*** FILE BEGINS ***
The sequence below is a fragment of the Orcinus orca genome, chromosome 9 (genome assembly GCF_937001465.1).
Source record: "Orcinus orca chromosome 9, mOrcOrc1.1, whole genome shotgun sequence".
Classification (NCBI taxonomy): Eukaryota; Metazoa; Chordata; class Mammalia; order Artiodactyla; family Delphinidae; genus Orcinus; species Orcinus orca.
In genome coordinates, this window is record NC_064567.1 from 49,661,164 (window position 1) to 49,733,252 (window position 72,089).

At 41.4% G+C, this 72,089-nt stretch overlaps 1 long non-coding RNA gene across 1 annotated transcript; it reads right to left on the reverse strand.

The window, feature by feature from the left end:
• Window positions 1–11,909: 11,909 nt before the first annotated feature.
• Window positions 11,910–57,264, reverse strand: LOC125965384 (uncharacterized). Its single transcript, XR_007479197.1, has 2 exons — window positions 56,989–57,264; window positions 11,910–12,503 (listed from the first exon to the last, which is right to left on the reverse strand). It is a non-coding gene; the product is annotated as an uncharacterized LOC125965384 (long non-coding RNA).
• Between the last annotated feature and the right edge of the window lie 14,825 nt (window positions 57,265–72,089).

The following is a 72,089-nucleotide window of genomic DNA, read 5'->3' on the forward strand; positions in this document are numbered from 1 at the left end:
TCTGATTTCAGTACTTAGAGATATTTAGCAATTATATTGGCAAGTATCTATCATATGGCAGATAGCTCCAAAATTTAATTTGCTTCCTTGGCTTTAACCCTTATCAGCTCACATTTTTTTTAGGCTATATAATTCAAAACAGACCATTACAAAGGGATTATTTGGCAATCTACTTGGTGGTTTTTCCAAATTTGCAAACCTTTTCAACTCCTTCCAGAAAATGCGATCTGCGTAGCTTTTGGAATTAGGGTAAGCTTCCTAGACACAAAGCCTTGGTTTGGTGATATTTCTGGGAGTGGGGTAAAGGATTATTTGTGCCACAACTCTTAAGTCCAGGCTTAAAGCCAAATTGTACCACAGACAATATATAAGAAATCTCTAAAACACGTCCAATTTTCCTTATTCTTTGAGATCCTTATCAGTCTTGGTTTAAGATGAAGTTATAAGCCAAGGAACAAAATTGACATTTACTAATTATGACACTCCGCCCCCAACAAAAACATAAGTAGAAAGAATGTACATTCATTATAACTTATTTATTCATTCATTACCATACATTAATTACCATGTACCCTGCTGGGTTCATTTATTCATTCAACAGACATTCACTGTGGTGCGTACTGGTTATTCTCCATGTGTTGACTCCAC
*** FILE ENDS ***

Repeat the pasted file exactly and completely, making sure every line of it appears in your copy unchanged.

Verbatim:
The sequence below is a fragment of the Orcinus orca genome, chromosome 9 (genome assembly GCF_937001465.1).
Source record: "Orcinus orca chromosome 9, mOrcOrc1.1, whole genome shotgun sequence".
Classification (NCBI taxonomy): Eukaryota; Metazoa; Chordata; class Mammalia; order Artiodactyla; family Delphinidae; genus Orcinus; species Orcinus orca.
In genome coordinates, this window is record NC_064567.1 from 49,661,164 (window position 1) to 49,733,252 (window position 72,089).

At 41.4% G+C, this 72,089-nt stretch overlaps 1 long non-coding RNA gene across 1 annotated transcript; it reads right to left on the reverse strand.

The window, feature by feature from the left end:
• Window positions 1–11,909: 11,909 nt before the first annotated feature.
• Window positions 11,910–57,264, reverse strand: LOC125965384 (uncharacterized). Its single transcript, XR_007479197.1, has 2 exons — window positions 56,989–57,264; window positions 11,910–12,503 (listed from the first exon to the last, which is right to left on the reverse strand). It is a non-coding gene; the product is annotated as an uncharacterized LOC125965384 (long non-coding RNA).
• Between the last annotated feature and the right edge of the window lie 14,825 nt (window positions 57,265–72,089).

The following is a 72,089-nucleotide window of genomic DNA, read 5'->3' on the forward strand; positions in this document are numbered from 1 at the left end:
TCTGATTTCAGTACTTAGAGATATTTAGCAATTATATTGGCAAGTATCTATCATATGGCAGATAGCTCCAAAATTTAATTTGCTTCCTTGGCTTTAACCCTTATCAGCTCACATTTTTTTTAGGCTATATAATTCAAAACAGACCATTACAAAGGGATTATTTGGCAATCTACTTGGTGGTTTTTCCAAATTTGCAAACCTTTTCAACTCCTTCCAGAAAATGCGATCTGCGTAGCTTTTGGAATTAGGGTAAGCTTCCTAGACACAAAGCCTTGGTTTGGTGATATTTCTGGGAGTGGGGTAAAGGATTATTTGTGCCACAACTCTTAAGTCCAGGCTTAAAGCCAAATTGTACCACAGACAATATATAAGAAATCTCTAAAACACGTCCAATTTTCCTTATTCTTTGAGATCCTTATCAGTCTTGGTTTAAGATGAAGTTATAAGCCAAGGAACAAAATTGACATTTACTAATTATGACACTCCGCCCCCAACAAAAACATAAGTAGAAAGAATGTACATTCATTATAACTTATTTATTCATTCATTACCATACATTAATTACCATGTACCCTGCTGGGTTCATTTATTCATTCAACAGACATTCACTGTGGTGCGTACTGGTTATTCTCCATGTGTTGACTCCAC